Bayan Muna solons frown on AFP bid for dialogue over raids
MANILA, Philippines — Progressive party-list representatives on Sunday said they felt insulted over the offer of the Armed Forces of the Philippines (AFP) to hold a dialogue with lawmakers regarding the recent raids on the offices of organizations tagged as alleged fronts of the communist rebels.
AFP spokesman Brig. Gen. Edgard Arevalo earlier said they can explain to lawmakers, who expressed opposition to a supposed crackdown of leftist groups, the rationale behind the raids and how the groups allegedly recruit minors and purportedly use human and indigenous people’s rights issues to their own favor.
But Bayan Muna Reps. Carlos Zarate and Ferdinand Gaite were not having it.
“Sa tono ng pananalita ni Brig. Gen. Edgardo Arevalo, ay mukhang minamaliit nya ang kakayahang umintindi ng mga kongresista na pumirma sa petisyon na nababahala na sa crackdown laban sa mga progresibo, oposisyon at mga kritikal sa administrasyon,” Zarate said in a statement.
“For his information, the representatives who signed the petition read and studied it thoroughly before they signed the document. Hindi ho sila y’ung tipo na pirma lang ng pirma,” he added.
(By the tone of Brig. Gen. Edgard Arevalo, it seems he is underestimating the ability of lawmakers who signed the petition against the crackdown on progressive groups to understand. They’re not the type who would just sign documents.)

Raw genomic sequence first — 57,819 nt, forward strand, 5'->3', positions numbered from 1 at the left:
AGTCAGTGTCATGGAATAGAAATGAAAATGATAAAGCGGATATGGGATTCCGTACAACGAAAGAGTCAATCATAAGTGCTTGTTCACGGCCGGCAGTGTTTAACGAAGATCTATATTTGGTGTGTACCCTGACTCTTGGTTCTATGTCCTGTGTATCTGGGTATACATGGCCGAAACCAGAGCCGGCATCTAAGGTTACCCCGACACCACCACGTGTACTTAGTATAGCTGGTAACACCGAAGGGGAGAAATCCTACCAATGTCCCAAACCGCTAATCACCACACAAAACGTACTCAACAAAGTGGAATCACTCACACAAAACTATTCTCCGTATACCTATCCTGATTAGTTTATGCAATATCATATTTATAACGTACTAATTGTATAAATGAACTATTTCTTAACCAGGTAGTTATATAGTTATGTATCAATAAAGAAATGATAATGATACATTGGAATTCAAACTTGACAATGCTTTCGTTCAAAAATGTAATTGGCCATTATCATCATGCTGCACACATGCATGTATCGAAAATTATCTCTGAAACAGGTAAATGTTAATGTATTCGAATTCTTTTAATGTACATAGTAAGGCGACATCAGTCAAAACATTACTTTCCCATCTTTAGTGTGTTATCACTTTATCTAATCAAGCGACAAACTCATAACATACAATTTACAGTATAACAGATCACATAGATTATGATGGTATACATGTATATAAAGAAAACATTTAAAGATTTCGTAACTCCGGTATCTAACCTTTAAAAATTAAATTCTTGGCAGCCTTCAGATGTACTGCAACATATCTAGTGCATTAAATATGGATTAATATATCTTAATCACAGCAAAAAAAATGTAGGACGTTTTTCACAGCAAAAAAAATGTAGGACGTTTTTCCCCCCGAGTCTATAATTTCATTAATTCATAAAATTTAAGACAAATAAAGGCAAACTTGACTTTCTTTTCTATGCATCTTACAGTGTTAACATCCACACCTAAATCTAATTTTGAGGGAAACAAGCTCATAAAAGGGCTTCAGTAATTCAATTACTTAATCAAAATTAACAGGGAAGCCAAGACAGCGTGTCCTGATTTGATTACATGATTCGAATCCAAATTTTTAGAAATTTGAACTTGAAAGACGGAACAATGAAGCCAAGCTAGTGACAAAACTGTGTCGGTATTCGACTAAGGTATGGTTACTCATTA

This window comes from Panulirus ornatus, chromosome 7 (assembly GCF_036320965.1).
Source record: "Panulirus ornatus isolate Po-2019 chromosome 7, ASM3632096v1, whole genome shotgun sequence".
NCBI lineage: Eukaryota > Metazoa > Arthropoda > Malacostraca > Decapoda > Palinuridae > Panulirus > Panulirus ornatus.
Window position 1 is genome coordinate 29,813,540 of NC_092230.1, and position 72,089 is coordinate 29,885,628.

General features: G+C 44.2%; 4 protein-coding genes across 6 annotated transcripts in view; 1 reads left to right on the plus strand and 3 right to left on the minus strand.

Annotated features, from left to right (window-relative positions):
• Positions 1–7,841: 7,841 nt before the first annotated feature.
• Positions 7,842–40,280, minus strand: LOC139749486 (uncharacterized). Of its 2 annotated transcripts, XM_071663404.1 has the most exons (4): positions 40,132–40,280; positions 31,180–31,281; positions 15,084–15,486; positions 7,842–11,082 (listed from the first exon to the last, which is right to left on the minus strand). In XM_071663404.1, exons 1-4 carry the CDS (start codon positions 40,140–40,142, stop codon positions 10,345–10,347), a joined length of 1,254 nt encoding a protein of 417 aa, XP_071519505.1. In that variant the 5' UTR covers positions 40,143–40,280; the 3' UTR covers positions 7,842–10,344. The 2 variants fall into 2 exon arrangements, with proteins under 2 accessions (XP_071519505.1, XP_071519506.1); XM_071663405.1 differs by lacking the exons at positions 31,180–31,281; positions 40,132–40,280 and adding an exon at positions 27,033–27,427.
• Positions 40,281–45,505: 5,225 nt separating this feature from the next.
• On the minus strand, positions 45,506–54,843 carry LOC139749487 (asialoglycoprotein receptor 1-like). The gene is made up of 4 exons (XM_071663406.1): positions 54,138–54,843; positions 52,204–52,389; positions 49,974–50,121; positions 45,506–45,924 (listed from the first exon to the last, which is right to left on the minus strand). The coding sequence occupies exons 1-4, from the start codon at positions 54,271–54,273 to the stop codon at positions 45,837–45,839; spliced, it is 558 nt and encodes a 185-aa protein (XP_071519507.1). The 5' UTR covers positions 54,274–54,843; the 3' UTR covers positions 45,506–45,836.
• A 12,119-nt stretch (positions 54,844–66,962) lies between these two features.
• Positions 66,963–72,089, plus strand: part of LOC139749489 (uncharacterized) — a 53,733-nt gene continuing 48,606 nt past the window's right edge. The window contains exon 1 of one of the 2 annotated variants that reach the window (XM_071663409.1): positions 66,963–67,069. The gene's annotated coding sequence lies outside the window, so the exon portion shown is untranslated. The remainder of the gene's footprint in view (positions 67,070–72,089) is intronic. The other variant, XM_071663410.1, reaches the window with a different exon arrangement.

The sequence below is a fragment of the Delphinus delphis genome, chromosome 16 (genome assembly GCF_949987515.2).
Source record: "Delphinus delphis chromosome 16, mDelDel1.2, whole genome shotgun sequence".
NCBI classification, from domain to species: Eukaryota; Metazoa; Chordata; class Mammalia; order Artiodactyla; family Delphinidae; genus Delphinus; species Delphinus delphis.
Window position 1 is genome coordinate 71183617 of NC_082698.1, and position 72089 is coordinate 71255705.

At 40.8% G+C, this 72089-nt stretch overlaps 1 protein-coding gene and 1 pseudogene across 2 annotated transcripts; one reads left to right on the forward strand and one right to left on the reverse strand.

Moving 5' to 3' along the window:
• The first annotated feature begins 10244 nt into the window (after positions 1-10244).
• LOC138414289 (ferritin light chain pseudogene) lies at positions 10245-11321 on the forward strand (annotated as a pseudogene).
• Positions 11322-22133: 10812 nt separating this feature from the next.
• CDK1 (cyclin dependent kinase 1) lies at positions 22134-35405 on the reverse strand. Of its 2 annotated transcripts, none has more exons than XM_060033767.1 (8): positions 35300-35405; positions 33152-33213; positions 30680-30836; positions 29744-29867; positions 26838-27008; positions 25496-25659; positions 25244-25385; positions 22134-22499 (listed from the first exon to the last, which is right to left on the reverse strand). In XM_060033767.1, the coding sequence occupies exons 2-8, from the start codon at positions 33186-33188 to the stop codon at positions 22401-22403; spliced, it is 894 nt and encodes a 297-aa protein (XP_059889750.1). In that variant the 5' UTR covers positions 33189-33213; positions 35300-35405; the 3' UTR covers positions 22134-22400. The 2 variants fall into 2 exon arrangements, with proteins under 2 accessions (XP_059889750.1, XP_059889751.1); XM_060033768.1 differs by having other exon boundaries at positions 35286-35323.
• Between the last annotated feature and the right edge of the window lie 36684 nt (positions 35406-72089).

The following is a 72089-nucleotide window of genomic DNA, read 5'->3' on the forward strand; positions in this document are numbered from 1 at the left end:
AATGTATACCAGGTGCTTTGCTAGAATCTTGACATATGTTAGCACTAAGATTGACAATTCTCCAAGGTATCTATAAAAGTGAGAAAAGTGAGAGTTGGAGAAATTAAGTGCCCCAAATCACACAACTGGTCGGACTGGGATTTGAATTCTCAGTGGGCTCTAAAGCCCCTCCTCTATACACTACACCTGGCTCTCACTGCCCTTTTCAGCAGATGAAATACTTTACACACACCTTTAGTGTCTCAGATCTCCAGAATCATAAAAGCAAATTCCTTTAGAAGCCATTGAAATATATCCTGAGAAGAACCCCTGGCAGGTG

At least 64 House members signed a petition asking state forces to end the raids against the groups. This developed after Bayan Muna, Gabriela, National Federation of Sugar Workers (NFSW), and Bagong Alyansang Makabayan (Bayan) offices in Negros Occidental and Metro Manila were searched by authorities.
The raid even prompted Metro Manila-based leaders of the organizations to voluntarily ask barangay (village) authorities to search their offices and houses in order to quell any suspicions of rebel-related activities. The military has insisted they have proof to link the groups to the Communist Party of the Philippines’ armed wing, New People’s Army.
Meanwhile, Zarate dismissed the dialogue as another opportunity for law enforcers to present the fabricated evidence and supposed baseless accusations against the groups.
Several critics and watchdogs like the Commission on Human Rights (CHR) sounded the alarm after the raids, raising the point that it may be used as a way to curtail freedom of speech and freedom of assembly.
Most of the groups raided by state forces have criticized the policies of President Rodrigo Duterte, like the war on drugs, contractualization, lack of agriculture reforms, and a supposed de facto martial law across the country.
Gaite further claimed progressive groups’ offices are still being probed upon by law enforcers. He then accused state agents of waiting for the proper time to allegedly plant evidence.
“We received reports of continued surveillance of our offices, and, apparently, these undemocratic forces are just waiting to plant evidence on our offices, so we must remain vigilant,” Gaite said.
“These red-tagging and attacks have to stop and those implementing these draconian policies will eventually be held to account,” Zarate also said.
Edited by KGA
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